Natural gas-fired electricity generation in the United States is projected to rise 6% in 2019 and 2% in 2020, according to the U.S. Energy Information Administration (EIA). Generation from wind power is expected to increase by 6% in 2019 and 14% in 2020.
Growth in natural gas generation is expected to be the highest in the mid-Atlantic region, and growth in wind generation is projected to be highest in Texas. Coal-fired electricity generation is projected to fall 15% in 2019 and 9% in 2020.
In the mid-Atlantic region, which is mostly in the PJM Interconnection transmission area, the electricity industry has added more than 12 gigawatts of natural gas-fired generating capacity since the start of 2018, resulting in an increase of 17%. This new capacity has replaced some coal-fired generating capacity: 6 gigawatts of coal-fired generation capacity has been retired in the region since the start of 2018.
Natural gas is expected to fuel 39% of electricity generation in the PJM region in 2020, up from a share of 31% in 2018, according to the EIA. Coal is expected to generate 20% of PJM electricity in 2020, down from 28% in 2018. In 2010, coal-fueled 54% of electricity generation in the region, and natural gas generated 11%.
In recent years, wind power has been the fastest-growing electricity source in the Electric Reliability Council of Texas region that serves most of Texas. The electricity industry has added 3 gigawatts of wind generating capacity since the start of 2018 and has plans to add another 7 gigawatts by the end of 2020. The additions would lead to an increase of nearly 50% from the wind capacity level in the region in 2017. Wind is expected to supply 20% of the region’s total generation in 2019 and 24% in 2020. If achieved, wind would generate the same electricity share in the region that coal does, and the share of wind generation would exceed coal in 2020.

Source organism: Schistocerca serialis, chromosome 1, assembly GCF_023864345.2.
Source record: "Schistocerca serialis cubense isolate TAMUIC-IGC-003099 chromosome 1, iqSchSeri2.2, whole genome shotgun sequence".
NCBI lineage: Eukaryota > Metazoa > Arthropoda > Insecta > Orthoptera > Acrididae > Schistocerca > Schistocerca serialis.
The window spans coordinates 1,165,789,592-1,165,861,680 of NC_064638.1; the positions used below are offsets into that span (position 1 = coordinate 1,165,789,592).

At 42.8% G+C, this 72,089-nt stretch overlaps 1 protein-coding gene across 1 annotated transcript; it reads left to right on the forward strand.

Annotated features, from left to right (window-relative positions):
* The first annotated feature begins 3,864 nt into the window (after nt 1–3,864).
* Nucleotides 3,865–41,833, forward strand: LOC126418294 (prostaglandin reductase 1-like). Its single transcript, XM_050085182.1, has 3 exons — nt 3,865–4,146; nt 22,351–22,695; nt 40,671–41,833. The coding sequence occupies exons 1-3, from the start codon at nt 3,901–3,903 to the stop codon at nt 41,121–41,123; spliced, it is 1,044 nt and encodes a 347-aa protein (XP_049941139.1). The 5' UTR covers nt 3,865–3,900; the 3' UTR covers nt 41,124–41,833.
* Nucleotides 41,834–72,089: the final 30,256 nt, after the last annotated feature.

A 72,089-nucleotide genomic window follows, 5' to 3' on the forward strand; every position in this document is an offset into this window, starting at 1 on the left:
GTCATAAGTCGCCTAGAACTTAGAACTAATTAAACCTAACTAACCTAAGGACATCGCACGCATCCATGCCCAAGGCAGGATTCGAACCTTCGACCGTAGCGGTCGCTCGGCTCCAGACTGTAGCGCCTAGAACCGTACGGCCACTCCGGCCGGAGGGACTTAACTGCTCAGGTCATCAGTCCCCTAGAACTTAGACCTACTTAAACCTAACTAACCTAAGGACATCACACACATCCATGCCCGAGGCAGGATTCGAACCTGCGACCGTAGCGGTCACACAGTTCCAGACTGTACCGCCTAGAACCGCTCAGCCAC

Natural gas-fired generation in the region has fluctuated recently as a result of changes in the cost of fuel. The Henry Hub natural gas price is projected to fall 21% in 2019, and as a result, the region’s share of natural gas generation is projected to rise to 47% in 2019, from 45% in 2018. Natural gas prices are expected to be flat in 2020, and the large increase in renewable energy generation is projected to reduce the region’s share of natural gas generation to 41%.